There are no words to express how it felt to experience the last space shuttle launch nearly three miles from the launch pad. Not on TV but actually smack dab in the middle of more than 2,000 journalists and other media representatives. The only thing separating us from the launch pad was the Indian River Lagoon. And it’s hard to express what it felt like to stand right before the launch pad just one day before Atlantis would rip through the skies.
OK. There might actually be one word, “Wow.” That’s really the only word heard after the countdown ended and the shuttle blasted into space. There were cheers and hugs all around. So much excitement that when the launch was replayed on a monitor inside the NASA Tweetup tent, a new round of applause broke out.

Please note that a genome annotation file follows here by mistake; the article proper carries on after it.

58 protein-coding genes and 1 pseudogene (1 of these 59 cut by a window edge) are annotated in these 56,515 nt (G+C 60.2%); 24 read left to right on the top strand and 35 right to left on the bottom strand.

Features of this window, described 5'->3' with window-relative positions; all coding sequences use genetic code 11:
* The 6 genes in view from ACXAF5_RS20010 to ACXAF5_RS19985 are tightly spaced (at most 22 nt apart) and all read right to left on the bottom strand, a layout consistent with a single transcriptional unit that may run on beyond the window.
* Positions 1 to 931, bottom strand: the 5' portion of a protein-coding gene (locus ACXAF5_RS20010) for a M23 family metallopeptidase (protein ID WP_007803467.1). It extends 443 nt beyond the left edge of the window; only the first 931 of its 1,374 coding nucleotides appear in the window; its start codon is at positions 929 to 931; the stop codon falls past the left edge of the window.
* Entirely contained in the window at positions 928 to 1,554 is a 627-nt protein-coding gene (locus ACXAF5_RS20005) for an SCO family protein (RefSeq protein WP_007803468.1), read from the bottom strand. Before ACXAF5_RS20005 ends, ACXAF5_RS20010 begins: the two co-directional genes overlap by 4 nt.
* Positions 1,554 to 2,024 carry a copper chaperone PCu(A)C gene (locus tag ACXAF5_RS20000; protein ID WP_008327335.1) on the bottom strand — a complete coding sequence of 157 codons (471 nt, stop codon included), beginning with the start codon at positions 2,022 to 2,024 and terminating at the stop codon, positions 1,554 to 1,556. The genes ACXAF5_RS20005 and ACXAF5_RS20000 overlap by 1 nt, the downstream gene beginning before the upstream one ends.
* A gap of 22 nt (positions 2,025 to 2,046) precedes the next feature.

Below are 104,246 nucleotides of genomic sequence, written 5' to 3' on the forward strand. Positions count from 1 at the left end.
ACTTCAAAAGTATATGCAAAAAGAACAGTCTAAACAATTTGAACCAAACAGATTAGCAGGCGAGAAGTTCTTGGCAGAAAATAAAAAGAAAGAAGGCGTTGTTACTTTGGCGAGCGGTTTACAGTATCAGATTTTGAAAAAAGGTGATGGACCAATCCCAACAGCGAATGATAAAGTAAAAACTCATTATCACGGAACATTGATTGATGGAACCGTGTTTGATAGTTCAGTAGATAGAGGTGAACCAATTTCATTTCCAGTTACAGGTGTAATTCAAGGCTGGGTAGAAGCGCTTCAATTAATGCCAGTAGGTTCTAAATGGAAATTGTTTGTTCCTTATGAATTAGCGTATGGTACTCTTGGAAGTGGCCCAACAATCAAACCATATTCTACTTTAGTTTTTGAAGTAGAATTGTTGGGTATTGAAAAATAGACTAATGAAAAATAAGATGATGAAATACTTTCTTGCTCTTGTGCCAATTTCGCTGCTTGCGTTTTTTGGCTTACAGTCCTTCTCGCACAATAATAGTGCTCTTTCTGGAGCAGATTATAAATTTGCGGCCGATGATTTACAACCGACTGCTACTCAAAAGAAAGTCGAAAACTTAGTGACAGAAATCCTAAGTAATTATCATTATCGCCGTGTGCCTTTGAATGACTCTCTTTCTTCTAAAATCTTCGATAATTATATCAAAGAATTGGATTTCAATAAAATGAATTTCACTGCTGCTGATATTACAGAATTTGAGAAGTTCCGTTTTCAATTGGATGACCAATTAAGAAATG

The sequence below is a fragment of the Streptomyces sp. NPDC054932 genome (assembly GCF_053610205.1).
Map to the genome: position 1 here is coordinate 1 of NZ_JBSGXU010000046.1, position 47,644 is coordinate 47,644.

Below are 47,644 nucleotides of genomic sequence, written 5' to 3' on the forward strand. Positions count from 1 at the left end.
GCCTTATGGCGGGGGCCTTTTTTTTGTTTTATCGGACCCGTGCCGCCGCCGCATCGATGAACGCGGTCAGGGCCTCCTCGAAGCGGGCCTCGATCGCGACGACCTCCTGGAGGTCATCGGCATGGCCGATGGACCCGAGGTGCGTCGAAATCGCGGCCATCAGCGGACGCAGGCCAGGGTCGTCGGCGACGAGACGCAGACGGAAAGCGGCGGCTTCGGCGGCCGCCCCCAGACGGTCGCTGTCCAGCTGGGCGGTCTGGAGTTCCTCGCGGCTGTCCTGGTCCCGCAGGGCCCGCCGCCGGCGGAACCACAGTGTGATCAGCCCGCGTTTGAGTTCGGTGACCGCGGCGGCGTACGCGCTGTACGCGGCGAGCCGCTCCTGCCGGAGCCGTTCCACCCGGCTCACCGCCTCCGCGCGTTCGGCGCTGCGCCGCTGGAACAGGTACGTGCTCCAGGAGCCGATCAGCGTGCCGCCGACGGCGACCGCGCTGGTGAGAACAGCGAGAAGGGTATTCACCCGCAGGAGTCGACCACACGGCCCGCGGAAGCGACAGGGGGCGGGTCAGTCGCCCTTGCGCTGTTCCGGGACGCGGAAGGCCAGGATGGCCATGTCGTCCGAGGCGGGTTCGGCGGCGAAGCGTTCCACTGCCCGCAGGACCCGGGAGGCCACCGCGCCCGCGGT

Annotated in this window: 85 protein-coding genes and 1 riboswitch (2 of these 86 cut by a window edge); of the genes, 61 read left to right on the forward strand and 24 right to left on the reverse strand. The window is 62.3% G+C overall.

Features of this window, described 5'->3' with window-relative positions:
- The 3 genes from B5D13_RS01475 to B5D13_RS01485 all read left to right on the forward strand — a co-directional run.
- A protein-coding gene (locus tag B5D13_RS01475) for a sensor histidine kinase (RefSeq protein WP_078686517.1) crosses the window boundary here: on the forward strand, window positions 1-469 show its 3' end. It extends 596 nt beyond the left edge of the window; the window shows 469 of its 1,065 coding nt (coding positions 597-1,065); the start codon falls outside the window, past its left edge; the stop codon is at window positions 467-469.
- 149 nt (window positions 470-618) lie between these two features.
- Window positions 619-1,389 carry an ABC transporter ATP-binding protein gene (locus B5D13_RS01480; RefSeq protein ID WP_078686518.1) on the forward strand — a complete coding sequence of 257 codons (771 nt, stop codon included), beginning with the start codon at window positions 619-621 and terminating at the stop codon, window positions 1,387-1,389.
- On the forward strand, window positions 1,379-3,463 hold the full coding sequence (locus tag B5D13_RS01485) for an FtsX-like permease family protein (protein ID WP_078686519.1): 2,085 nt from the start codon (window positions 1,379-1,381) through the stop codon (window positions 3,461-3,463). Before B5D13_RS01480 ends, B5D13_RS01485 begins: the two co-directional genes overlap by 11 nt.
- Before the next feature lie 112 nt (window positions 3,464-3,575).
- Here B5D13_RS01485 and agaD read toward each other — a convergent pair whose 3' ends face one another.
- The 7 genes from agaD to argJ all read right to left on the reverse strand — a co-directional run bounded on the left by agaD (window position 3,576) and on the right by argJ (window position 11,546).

For many, including me, this last space shuttle launch is the culmination of a long and emotional journey. My journey wasn’t quite as long as others, but as I stood in a restricted area only open to Tweetup participants, press and NASA families, I couldn’t help but think how lucky I am and how lucky we are to have been a part of history. And this is only the beginning. Space exploration will continue, and I have a feeling the United States will continue to be at the forefront.
Simply put, the NASA Tweetup was eye-opening. The shuttle is a mammoth beast, and we designed it. Somehow, everything seems so small now. I don’t think you can really grasp that fact until you are standing inside the Vehicle Assembly Building or watching a launch.
I encourage you to visit our Twitter page (@CBRPR) for a recap of my experience, and if you haven’t been to the Kennedy Space Center, go. Even without a shuttle launch, the visitor complex will have you saying “Wow,” too.
Christina Morton is an account executive specializing in social media with CBR.